In chapter 4, Dr. Park returns his discussion to one of my favorite topics in managing CPAP patients, and he sums it up quite nicely and in bold no less: It’s your mindset. For a book that’s only a little over 100 pages long, it is inspiring how often Dr. Park returns to this topic to help people realize they hold the power within themselves to determine whether or not they will succeed with PAP. So many other books, research papers, and lay articles incessantly talk about conventional wisdoms such as find a comfortable mask, be persistent, start with lower pressures, use a humidifier, and don’t give up. Now, all these suggestions are worthy, and Dr. Park addresses them as well, but Totally CPAP is different because it goes to the heart of the matter, which in a word is: YOU! And, ultimately the way you choose to think and feel about CPAP.
Even more to the point, he immediately brings up the emotional challenges anyone might face when confronted with the diagnosis of obstructive sleep apnea, and I was extremely impressed that he used the word “traumatic” to describe how someone may feel about learning of this diagnosis, which clearly is going to initiate a life-changing experience and perspective. It is remarkable how many sleep doctors do not use the word traumatic or the term we use, “traumatizing,” in describing patient responses to either the diagnosis of the condition or its treatment with PAP therapy. We have used this terminology for a long time because we work with so many psychiatric patients with OSA who report having been traumatized by previous unsuccessful encounters with CPAP. Yet, in the actual scientific literature of sleep medicine, where you would expect to see the latest and greatest discoveries to help patients overcome barriers to PAP, the conceptualization of a traumatizing experience with OSA as a diagnosis or regarding CPAP as a treatment is almost never mentioned directly and rarely alluded to indirectly. Despite the facts that millions of people have failed or rejected CPAP, the majority of these individuals who might eventually return to a sleep center often take years to build up the courage to retry.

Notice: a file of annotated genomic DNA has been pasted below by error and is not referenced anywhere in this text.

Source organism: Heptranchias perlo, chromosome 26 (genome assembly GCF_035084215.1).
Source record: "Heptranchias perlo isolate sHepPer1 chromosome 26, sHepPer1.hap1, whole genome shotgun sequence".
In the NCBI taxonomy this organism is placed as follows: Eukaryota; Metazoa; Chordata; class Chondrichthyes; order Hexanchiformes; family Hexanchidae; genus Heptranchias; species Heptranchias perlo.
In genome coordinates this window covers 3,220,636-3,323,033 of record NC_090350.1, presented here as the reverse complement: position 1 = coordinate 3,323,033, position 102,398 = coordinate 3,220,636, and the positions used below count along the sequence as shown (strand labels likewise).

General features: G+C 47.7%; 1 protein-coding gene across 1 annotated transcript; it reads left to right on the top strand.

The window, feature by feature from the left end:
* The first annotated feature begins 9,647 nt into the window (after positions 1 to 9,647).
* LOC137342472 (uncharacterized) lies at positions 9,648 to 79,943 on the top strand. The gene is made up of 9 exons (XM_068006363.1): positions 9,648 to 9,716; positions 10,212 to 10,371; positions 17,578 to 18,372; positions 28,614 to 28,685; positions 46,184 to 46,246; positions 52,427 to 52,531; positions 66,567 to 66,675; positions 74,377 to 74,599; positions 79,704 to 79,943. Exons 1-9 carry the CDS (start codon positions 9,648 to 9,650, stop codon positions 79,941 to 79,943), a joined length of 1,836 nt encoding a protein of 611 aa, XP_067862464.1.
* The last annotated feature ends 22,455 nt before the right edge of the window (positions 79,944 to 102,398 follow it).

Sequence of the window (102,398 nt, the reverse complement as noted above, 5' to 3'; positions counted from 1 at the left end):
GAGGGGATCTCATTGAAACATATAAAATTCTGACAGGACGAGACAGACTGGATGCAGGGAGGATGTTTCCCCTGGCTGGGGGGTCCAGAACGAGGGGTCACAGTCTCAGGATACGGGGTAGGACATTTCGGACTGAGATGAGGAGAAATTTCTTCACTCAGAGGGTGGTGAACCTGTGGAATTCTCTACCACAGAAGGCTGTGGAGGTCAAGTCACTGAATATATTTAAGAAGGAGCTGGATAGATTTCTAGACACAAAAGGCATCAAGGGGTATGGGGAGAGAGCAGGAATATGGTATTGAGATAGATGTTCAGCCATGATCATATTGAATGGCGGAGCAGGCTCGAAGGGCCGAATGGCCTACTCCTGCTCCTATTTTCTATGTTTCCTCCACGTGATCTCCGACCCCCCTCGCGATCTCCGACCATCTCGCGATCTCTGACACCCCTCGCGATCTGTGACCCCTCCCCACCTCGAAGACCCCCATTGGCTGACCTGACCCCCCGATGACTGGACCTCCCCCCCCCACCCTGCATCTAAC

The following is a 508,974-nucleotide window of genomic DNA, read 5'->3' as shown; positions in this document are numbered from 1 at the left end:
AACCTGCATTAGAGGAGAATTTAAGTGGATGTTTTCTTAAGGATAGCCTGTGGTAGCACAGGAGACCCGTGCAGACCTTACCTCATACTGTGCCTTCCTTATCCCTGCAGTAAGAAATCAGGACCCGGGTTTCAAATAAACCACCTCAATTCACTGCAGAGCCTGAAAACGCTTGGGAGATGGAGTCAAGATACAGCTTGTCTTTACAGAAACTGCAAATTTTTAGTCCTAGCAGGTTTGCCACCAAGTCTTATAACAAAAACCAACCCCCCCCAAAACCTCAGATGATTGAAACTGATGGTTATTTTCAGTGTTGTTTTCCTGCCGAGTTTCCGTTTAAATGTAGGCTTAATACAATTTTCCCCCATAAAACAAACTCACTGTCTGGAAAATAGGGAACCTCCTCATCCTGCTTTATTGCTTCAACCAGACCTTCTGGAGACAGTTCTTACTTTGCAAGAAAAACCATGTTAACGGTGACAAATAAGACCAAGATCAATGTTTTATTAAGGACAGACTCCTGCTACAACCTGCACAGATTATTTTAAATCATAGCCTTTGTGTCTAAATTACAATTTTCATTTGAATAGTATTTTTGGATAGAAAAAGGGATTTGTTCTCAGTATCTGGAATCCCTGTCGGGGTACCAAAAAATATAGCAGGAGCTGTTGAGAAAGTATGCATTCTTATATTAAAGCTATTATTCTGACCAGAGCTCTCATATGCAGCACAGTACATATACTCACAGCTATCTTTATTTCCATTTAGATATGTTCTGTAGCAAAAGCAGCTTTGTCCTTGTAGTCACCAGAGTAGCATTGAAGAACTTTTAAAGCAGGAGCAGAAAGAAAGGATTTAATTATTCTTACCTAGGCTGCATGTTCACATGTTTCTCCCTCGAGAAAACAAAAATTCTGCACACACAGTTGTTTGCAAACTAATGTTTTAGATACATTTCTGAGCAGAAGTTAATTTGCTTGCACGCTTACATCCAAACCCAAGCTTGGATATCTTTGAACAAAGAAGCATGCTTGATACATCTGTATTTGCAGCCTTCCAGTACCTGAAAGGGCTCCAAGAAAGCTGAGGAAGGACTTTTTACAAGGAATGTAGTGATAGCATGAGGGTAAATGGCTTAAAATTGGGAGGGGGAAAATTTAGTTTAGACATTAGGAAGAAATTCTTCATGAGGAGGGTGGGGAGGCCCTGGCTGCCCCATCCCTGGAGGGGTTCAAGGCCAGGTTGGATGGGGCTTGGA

Next, to help the reader work through this process Dr. Park cites the work of Mike Moran at CPAPtalk.com who apparently coined the term: “Seven Stages of CPAP.”
To briefly summarize, there is the initial denial of the condition followed by the eventual realization that something must be wrong with your sleep if others are commenting on your scary breathing observed during the night. Then, the individual completes the diagnostic testing phase, after which he or she may often navigate through the healthcare maze that not infrequently leads to many rounds of frustration in the quest to make CPAP work.
Last, there are the related areas of immersion, ownership and inflation. With immersion, your commitment level is on the rise, and so you make the effort with diligence and dedication to leave no stone unturned. You probably bug your sleep center staff and the DME for support and advice. You have probably found a friend, family or a neighbor using CPAP who provides motivation as well as pearls for success. You are also looking on the internet for advice, not to mention reading Dr. Park’s Totally CPAP book. For such individuals, the immersion process means you are tapping into your curiosity and can-do spirit to problem solve and trouble shoot, and for most CPAP users this phase is often key because it leads directly to success. In particular, success most commonly means that your use of the device has provided you with tangible benefits such as more consolidated sleep at night, less trips to the bathroom or more energy during the day.
Ownership refers to the end result of all your immersion activities. Once you learn all the ins and outs and dos and don’ts of PAP therapy, it becomes very clear you have mastered nearly everything needed to maintain regular use of the device. Some of the more simplistic and yet crucial things include finding the right mask or masks for your facial structure, gaining confidence in the fit and recognizing when new cushions are needed or when mask liners must be used. Additional steps include experimenting with additional tools like nasal dilator strips, chinstraps and even eye coverings to minimize any air blowing in your eyes. A huge insight is learning to know when your pressurized air settings feel too low or too high, because contrary to the conventional wisdom, sleep apnea patients pressures may change frequently, especially in the first couple years of use and thereafter whenever you suffer inter-current illnesses that affect your health, or you gain or lose weight, or you happen to age as you get older!